In partnership with the Onondaga Nation, Neighbors of the Onondaga Nation (NOON) has begun developing a major statewide educational campaign to commemorate the 400th anniversary of the first treaty between the Haudenosaunee and European settlers. To this day, our Haudenosaunee neighbors retain the Two Row Wampum Belt on which this treaty was originally recorded. The belt illustrates a mutual, three-part commitment to friendship, peace between peoples, and living in parallel in perpetuity.
Throughout the years, the Haudenosaunee have sought to honor this mutual promise and remind us of our own. In recent years, they have increasingly emphasized that ecological stewardship is a fundamental necessity for this continuing friendship, for a more just peace between peoples and to a sustainable, shared future in parallel. We, the people and governments of the United States and Canada, on the other hand, have too often fallen short on this promised commitment:
- We have repeatedly broken international treaties and written laws to justify and conceal these unjust actions.
- We have forced coercive and unjust policies on our neighbors, usually aimed at further reducing Native Nations’ sovereignty while appropriating more of their lands and resources;
- We have—through governmental, economic, industrial, and social policies and practices—sullied our shared environmental inheritance and committed too few resources to restoring them.
What’s more, too few of us possess even a passing understanding of the tangled history and ongoing present of these injustices perpetuated in our names. The time has come for us to renew our commitment, to learn and acknowledge this ongoing history, to make amends and work for justice. In the words of our Haudenosaunee neighbors, it is high time that the people of the United States and Canada “polish the covenant chain” that will help to ensure a just, peaceful, and livable future for all of us.
In the spirit of the Two Row Wampum, and as concerned peoples of Nations bound by the “Two Row” and scores of subsequent treaties signed on our behalf and subsequently betrayed in our names, we are committed to reinvigorating this powerful vision and renewing this mutual commitment beginning next year and continuing throughout 2013.
We hope to polish this centuries-old covenant chain of friendship between our peoples, and draw more people into the work of extending Indigenous sovereignty over their lands, protecting our shared environmental inheritance, and building support for a just resolution of the several Haudenosaunee Land Rights Actions.
As in the series, “Onondaga Land Rights and Our Common Future,” and our other previous projects, we intend to work in parallel with the Haudenosaunee Confederacy and the individual Native Nations to educate our governments and fellow citizens about the history of Two Row Wampum, its meaning, and its implications for peace, friendship, environmental responsibility and justice in 2013 and beyond. We are planning a variety of possible events including lectures, concerts, celebrations, historic enactments, and collaborations with related activities that focus on Indigenous Rights, peace-making and environmental healing for all. Please join us.
Schedule of Events
We will begin with a cultural and educational festival near Albany on Saturday, July 27 and the flotilla will set off the following morning. We will paddle between 9 and 15 miles each day and camp along the route.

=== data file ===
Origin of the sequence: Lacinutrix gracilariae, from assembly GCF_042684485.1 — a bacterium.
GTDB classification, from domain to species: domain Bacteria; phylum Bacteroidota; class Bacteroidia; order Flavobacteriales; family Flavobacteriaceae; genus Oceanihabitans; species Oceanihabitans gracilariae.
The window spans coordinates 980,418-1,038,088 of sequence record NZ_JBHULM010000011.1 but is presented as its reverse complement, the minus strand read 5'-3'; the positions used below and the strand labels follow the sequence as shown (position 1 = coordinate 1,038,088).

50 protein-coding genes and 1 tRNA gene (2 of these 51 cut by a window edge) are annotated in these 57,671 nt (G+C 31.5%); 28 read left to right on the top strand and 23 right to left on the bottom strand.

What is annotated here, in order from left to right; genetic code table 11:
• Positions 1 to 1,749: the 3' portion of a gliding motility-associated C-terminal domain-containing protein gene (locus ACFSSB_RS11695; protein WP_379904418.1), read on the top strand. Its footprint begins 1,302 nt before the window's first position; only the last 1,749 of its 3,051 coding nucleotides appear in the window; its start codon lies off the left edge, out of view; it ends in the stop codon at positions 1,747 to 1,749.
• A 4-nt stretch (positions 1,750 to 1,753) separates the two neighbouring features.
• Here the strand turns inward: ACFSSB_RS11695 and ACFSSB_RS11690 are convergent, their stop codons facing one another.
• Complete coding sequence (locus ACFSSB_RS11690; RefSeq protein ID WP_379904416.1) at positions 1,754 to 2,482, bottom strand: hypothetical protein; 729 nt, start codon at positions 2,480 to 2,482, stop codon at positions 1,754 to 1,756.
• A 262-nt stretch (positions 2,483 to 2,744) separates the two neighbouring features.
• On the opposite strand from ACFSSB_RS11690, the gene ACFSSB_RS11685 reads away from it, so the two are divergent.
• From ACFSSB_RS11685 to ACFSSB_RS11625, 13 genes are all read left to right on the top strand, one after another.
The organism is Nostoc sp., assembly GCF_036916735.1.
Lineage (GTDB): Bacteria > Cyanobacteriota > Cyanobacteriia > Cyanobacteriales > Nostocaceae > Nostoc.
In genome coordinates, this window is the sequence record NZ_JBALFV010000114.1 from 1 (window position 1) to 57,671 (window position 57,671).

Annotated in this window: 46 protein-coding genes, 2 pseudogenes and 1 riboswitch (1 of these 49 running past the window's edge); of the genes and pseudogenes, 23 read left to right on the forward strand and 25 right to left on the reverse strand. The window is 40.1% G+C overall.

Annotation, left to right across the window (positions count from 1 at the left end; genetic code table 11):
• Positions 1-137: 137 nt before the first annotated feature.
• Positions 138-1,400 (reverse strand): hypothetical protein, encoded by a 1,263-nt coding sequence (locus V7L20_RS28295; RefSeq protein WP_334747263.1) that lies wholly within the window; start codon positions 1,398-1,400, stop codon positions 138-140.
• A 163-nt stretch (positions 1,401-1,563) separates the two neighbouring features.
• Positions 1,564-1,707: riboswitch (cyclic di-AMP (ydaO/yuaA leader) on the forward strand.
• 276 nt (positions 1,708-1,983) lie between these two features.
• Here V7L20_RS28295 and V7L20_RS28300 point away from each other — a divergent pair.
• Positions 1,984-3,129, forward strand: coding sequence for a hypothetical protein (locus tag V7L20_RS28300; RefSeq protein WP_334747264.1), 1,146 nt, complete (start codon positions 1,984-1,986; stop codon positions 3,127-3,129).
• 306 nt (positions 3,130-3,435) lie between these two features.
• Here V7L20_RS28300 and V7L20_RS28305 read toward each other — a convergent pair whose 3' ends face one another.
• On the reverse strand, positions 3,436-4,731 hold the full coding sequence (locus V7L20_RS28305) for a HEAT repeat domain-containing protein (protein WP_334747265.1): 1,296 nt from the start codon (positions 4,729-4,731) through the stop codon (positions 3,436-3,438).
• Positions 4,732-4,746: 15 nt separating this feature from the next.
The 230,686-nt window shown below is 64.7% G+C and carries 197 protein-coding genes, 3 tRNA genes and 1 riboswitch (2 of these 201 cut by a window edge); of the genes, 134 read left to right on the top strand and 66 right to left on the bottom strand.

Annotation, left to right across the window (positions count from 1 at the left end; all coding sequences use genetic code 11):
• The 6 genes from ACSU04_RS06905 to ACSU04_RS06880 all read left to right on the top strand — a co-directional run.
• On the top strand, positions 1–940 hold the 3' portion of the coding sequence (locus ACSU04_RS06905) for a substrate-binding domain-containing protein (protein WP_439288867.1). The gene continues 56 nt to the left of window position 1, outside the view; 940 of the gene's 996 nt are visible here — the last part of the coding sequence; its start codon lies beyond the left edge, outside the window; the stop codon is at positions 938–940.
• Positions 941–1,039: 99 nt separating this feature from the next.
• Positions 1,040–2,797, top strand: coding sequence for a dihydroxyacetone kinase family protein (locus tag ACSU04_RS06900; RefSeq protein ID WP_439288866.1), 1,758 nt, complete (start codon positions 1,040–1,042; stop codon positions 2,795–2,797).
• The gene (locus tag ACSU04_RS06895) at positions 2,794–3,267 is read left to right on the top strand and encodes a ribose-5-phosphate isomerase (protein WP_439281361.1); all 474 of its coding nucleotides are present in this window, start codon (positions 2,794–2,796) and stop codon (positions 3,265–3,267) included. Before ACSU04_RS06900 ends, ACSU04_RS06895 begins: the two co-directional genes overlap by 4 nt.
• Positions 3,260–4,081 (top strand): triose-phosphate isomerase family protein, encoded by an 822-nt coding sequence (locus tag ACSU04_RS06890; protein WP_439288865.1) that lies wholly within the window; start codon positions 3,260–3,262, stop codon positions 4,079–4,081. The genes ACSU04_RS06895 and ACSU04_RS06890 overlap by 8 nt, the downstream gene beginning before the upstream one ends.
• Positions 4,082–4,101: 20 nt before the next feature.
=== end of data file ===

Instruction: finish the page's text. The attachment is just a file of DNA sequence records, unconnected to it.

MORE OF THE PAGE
There will be educational and cultural events along the way, some large and others small. The gatherings will feature talks by Haudenosaunee leaders and allies and cultural sharing. The most up-to-date version of the itinerary can be found here.
We will arrive in New York City on Friday, August 9 to participate in the United Nations International Day of the World’s Indigenous Peoples.
The symbolic enactment and related events will draw thousands of people to the Hudson to learn and be inspired to create an equitable and sustainable future for all in the Hudson Valley and beyond. The events will attract tourists as well as residents. We aim to educate and inspire attendees to transform their relationship to the river and all parts of the natural world, incorporating a sense of historic responsibility for the environment and justice for the original inhabitants of this land.
At each of our stops, we will need logistical assistance from local supporters. Below the list of ideas for ways to provide support is the current, nearly-final itinerary. If you can help at a particular location, please contact the appropriate person directly. If you have more general ideas/suggestions/offers of assistance, you can contact Andy Mager or Hickory Edwards. We will generally be leaving each morning as the tide is going out which will typically be between 10 and 11 daily.
Ways You can Help
-Provide and/or arrange for housing for people who aren’t able to camp
-Identify potential overflow camping areas if we fill up our spots
-Assist with on the ground logistical support, setting up for events/camping, directing people to park, running errands, setting up signs, be part of our “leave no trace” cleanup crew…
-Raise funds to help support the journey
-Solicit donations of food from area stores and farmers
-Bring food and/or arrange for others to do so to our breakfast, lunch or dinner spots
-Assist with transport/pickup of new people joining us, help identify places where cars can be left
-Help with publicity and media relations, both before and during the event. Contact Lindsay Speer.
-Help organize an event for us in your community when we arrive, including seeking support and welcome from local leaders
-Help fill two specific requests: A pontoon boat or other boat with a flat deck -and a captain!- to assist the media team, and a solar device-charging station. (Keeping media team’s computers, cell phones, and cameras charged is a key logistical challenge)